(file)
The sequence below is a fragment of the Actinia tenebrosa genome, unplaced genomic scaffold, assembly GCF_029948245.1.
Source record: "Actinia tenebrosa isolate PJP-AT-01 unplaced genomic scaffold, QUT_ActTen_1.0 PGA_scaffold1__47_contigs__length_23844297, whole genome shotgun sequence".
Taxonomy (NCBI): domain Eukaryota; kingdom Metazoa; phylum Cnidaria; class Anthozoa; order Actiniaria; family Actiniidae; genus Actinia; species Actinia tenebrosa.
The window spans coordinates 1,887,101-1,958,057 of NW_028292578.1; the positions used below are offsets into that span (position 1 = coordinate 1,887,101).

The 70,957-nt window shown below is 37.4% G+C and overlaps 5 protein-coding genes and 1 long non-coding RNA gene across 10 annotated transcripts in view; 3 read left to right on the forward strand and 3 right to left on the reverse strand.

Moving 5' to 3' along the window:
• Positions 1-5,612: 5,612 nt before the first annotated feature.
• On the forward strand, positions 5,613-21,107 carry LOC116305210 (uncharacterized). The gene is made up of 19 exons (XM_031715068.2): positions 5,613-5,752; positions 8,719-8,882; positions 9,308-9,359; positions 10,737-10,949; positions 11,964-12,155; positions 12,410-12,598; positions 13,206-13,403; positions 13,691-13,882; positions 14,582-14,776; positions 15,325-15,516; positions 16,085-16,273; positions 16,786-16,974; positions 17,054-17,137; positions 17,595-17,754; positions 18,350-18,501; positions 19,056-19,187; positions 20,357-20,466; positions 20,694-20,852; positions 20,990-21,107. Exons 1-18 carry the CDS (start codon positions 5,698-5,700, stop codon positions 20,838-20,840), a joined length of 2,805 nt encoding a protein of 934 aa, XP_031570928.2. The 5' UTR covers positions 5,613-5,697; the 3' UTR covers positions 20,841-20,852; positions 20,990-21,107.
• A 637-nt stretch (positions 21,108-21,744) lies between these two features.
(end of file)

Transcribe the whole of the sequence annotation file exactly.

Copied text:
The sequence below is a fragment of the Actinia tenebrosa genome, unplaced genomic scaffold, assembly GCF_029948245.1.
Source record: "Actinia tenebrosa isolate PJP-AT-01 unplaced genomic scaffold, QUT_ActTen_1.0 PGA_scaffold1__47_contigs__length_23844297, whole genome shotgun sequence".
Taxonomy (NCBI): domain Eukaryota; kingdom Metazoa; phylum Cnidaria; class Anthozoa; order Actiniaria; family Actiniidae; genus Actinia; species Actinia tenebrosa.
The window spans coordinates 1,887,101-1,958,057 of NW_028292578.1; the positions used below are offsets into that span (position 1 = coordinate 1,887,101).

The 70,957-nt window shown below is 37.4% G+C and overlaps 5 protein-coding genes and 1 long non-coding RNA gene across 10 annotated transcripts in view; 3 read left to right on the forward strand and 3 right to left on the reverse strand.

Moving 5' to 3' along the window:
• Positions 1-5,612: 5,612 nt before the first annotated feature.
• On the forward strand, positions 5,613-21,107 carry LOC116305210 (uncharacterized). The gene is made up of 19 exons (XM_031715068.2): positions 5,613-5,752; positions 8,719-8,882; positions 9,308-9,359; positions 10,737-10,949; positions 11,964-12,155; positions 12,410-12,598; positions 13,206-13,403; positions 13,691-13,882; positions 14,582-14,776; positions 15,325-15,516; positions 16,085-16,273; positions 16,786-16,974; positions 17,054-17,137; positions 17,595-17,754; positions 18,350-18,501; positions 19,056-19,187; positions 20,357-20,466; positions 20,694-20,852; positions 20,990-21,107. Exons 1-18 carry the CDS (start codon positions 5,698-5,700, stop codon positions 20,838-20,840), a joined length of 2,805 nt encoding a protein of 934 aa, XP_031570928.2. The 5' UTR covers positions 5,613-5,697; the 3' UTR covers positions 20,841-20,852; positions 20,990-21,107.
• A 637-nt stretch (positions 21,108-21,744) lies between these two features.